How to increase efficiency in your DTG production

In this month’s article, Dmitry Sarbaev, managing director of FLUXMALL DTG, provides some useful advice for increasing the efficiency of your direct to garment setup.

As a DTG machinery and consumables distributor in Vietnam, one of the major hubs for the world’s garment manufacturing and decoration, we are constantly asked not only how to set up a high-volume DTG production, but also how to make the most of your DTG investment.

Often times, when it comes to even semi-industrial facilities, the total cost of ownership is not low at all. Hence, it is important to understand how to increase ROI by using your equipment in the most effective way.

Here are some things to consider in order to increase efficiency.

It is all about speed

With industrial DTG speed is the king. Speed of your printers will substantially define the output of your facility. Nevertheless, it is important to look on some of the factors that contribute to fast and consistent output.

  • How does your real output look like?

If you have never watched your DTG production staff operating the printers and other equipment, now is the time to step back and watch them working. If you see them busy in the way that there is zero time to slow down and take a breath – you are on the right track! However, many facilities lack this approach. Frequently you can see operators chilling and moving around in a very slow and relaxed manner. Printers can run very fast, but once the garment is unloaded from the printing machine, it can stay on the platen for dozens of seconds before being processed further to the conveyor belt dryer. If this is something happening in your facility – this is when you need to look at your Standard Operational Procedure for printing and align it with regards to the fact that there should be minimum time between unloading and loading.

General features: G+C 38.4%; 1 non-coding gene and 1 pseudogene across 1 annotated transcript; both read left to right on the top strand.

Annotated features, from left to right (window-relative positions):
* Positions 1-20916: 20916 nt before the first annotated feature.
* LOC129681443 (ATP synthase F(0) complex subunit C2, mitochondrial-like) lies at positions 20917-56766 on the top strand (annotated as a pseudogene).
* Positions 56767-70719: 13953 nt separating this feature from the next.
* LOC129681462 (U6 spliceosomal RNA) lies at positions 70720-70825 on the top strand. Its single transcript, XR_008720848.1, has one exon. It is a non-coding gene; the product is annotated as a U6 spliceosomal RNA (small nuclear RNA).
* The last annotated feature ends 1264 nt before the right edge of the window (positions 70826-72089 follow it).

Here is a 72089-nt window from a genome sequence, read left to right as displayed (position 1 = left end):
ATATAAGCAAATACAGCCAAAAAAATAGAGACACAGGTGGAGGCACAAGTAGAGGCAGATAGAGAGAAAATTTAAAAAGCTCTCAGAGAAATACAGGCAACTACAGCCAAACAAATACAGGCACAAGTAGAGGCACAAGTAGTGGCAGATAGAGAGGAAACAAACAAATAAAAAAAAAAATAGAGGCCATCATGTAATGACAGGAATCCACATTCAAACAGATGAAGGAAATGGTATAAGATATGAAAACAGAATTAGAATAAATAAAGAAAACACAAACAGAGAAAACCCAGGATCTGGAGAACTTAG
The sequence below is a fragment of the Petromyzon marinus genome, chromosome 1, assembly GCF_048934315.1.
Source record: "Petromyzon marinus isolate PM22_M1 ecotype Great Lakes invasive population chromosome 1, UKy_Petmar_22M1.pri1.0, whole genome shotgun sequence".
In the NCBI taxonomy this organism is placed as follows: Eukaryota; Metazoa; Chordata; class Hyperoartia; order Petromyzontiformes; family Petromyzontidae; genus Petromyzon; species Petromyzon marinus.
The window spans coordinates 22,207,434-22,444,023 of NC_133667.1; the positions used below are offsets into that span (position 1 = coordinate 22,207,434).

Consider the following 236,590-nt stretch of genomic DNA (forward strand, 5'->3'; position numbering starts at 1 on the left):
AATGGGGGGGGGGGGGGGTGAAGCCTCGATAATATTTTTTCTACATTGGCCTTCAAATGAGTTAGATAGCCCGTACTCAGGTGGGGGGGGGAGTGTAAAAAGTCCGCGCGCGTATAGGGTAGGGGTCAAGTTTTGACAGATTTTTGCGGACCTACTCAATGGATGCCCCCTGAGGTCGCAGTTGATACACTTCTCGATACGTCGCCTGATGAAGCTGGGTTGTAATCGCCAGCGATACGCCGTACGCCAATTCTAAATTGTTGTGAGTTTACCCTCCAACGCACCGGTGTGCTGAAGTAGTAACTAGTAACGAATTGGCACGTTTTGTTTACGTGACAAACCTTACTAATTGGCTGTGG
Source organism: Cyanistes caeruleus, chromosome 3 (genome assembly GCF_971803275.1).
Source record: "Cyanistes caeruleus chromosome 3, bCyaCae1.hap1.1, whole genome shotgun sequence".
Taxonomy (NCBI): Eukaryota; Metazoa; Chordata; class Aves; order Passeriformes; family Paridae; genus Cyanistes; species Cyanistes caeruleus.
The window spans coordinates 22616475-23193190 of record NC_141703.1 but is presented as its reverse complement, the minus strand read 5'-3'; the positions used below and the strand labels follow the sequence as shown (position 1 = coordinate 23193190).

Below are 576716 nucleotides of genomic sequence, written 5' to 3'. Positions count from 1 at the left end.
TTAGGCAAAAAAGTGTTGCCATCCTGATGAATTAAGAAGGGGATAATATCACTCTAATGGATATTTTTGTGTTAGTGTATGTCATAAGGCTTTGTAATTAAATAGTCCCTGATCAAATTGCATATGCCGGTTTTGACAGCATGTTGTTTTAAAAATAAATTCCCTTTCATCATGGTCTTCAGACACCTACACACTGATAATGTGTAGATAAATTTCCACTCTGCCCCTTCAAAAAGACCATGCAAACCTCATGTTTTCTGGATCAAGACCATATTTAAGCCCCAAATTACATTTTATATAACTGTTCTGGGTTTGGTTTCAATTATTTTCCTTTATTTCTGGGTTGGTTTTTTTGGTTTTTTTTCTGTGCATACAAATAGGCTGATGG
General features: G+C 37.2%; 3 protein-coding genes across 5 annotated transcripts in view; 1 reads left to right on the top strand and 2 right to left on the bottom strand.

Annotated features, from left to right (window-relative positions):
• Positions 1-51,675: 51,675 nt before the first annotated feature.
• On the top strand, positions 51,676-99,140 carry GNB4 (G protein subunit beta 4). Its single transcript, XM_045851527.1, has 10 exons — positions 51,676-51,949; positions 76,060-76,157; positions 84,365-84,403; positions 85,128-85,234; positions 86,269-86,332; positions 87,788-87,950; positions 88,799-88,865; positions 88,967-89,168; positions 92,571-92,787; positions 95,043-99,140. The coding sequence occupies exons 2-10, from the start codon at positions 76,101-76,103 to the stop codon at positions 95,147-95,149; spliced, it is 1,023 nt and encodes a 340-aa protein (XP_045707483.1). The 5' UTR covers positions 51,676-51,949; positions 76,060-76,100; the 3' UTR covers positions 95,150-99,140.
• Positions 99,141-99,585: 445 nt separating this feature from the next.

In many cases making smaller adjustments with the layout of your setup will also help you achieve better results. This can include moving belt dryers close to the printing equipment, floor marking to ensure proper aisleways and clear navigation inside your facility, establishing rules for staff to follow, should they have any pause between operations.

  • What is the standby time of your equipment?

If you have purchased expensive equipment for the benefit of your business, you receive a powerful tool to raise your capacity. Unfortunately, many people underestimate the fact that there is 24 hours in a day, and machines are capable of being up and running all 24 hours. Some facilities operate only in a single shift (eight hours of work), whereas in the remaining time the machines stay idle.

Literally it means that 16 hours per day is the reserved capacity of these facilities to utilise the equipment, and thus, speed up the ROI. It all comes down to calculating your labour cost, arranging extra shifts, handovers and maintenance to ensure a smooth workflow between shifts. When the process is well organized and optimised, the multiple shifts production can significantly help you to reduce both the standby time of your DTG equipment and your orders’ turnaround time.

  • Are you well protected from potential downtime?

As the matter of fact, all machines break at some point of time. There is no way around, except for being well prepared when this happens. All of the new equipment is covered by the warranty. Furthermore, recent advancements offer so-called self-repair options when the operator can fix the certain malfunctions by replacing consumable parts himself. However, this doesn’t mean that spare parts are always at hand when you need them most. Make sure to keep the inventory of basic spare parts in-house, and you can request to change the broken one under the warranty later with no rush.

Preventive maintenance schedules for every piece of your equipment are absolutely necessary, if you want it to last long and serve you well. This is where your existing standby time can be used without any disruptions for the output. If the budget allows you – you may even consider redundancy with equipment in your production workflow – a spare heat press or a pretreatment spray unit, that can easily be replaced in no time in the emergency scenario.

Acting smart when it comes to raising the efficiency of your DTG production is the key concept to follow. In many cases it is all about watching, analysing, calculating and ultimately – optimising. Simple steps to manage the output better will help you succeed in becoming more effective!

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